Trump Jr. creating more legal problems with Twitter likes

His Twitter likes are “evidence,” according to a lawyer who has already filed a complaint against Trump.

Credit: AP Photo/Kathy Willens
Credit: AP Photo/Kathy Willens

When Donald Trump, Jr. tweeted out an email chain on Tuesday about meeting with a Kremlin-connected lawyer, he created some serious legal issues for himself — his recent social media activity may be making it worse.

In an email to Trump Jr., music publicist Rod Goldstone said the Russian government had “official documents and information that would incriminate Hillary” and wanted to give this information to the campaign as “part of Russia and its government’s support for Mr. Trump.” (Goldstone represents the son of a Russian billionaire with close ties to the Kremlin.)

“[I]f it’s what you say I love it especially later in the summer,” Trump Jr. responded.

Agreeing to meet with a foreign national with the expectation that something of value, including valuable information, will be provided, violates federal election law.


Common Cause filed a complaint on Monday alleging that Trump Jr. “solicited a contribution from a foreign national in violation of the Federal Election Committee Act.”

Adding to Trump Jr.’s legal woes is his Twitter habit. Trump Jr. has “liked” tweets that mention him attending the meeting in order to get dirt on Hillary Clinton from the Russian government. Trump Jr., for example, liked this tweet from conservative writer John Nolte on Wednesday:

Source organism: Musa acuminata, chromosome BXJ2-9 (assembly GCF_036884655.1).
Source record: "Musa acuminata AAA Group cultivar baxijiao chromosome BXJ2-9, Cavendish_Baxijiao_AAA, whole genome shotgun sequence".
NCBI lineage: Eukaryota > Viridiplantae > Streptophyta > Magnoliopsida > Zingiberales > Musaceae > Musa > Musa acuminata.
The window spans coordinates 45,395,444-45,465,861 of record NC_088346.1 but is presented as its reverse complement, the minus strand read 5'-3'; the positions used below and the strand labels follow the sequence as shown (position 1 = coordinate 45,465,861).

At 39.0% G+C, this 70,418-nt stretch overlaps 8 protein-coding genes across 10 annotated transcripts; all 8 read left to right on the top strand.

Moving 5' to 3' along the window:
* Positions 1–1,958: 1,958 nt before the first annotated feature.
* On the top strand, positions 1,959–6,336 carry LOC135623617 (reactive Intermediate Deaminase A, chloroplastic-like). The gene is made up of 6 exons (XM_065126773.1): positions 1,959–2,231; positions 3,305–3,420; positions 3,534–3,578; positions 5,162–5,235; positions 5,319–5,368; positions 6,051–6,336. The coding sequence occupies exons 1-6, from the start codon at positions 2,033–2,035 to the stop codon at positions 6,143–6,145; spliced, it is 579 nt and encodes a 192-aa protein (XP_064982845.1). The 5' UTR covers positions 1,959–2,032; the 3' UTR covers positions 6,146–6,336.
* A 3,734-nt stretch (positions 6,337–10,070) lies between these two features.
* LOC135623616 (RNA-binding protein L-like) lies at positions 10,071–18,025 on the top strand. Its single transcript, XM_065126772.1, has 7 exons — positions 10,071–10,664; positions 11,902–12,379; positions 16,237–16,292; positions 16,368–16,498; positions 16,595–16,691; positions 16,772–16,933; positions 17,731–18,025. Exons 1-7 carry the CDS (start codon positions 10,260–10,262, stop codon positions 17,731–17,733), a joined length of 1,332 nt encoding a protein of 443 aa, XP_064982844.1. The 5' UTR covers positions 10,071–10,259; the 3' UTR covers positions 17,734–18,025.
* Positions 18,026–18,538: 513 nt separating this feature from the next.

Paul S. Ryan, the Vice President of Policy and Litigation at Common Cause, who filed the complaint against Trump Jr., says “Donald Trump Jr. ‘liking’ this Tweet is, in my view, evidence that Trump did, indeed, want the oppo research on Clinton.” His Twitter activity, Ryan says, underscores what was previously known from his emails with Goldstein.

Trump Jr. is also creating problems for himself on television.

On a Tuesday night appearance on Sean Hannity’s show, Trump Jr. presented his current story: the email promised opposition research on Hillary Clinton from the Russian government; he attended the meeting (along with Paul Manafort and Jared Kushner); the meeting wound up being about Russian adoption policy; and in the end, according to Trump Jr., the information discussed was “such a nothing.”

Federal law, however, states that “no person shall knowingly solicit, accept or receive from a foreign national any contribution or donation,” according to Title 11 in the Code of Federal Regulations, section 110.20 (g).

Solicitation is defined by the Code of Federal Regulations as:

“To ask, request, or recommend, explicitly or implicitly, that another person make a contribution, donation, transfer of funds, or otherwise provide anything of value.”

“Anything of value” in this case meaning damaging information on Hillary Clinton, information that Goldstone himself has described in the emails as “very useful” to the Trump campaign.


Trump’s defense is that he did not receive anything of value. But that is not a defense because the law also prohibits solicitation, whether or not anything is received.

President Trump has defended Trump Jr.’s actions, describing it as routine opposition research meeting. Opposition research, however, does not come from a foreign adversary.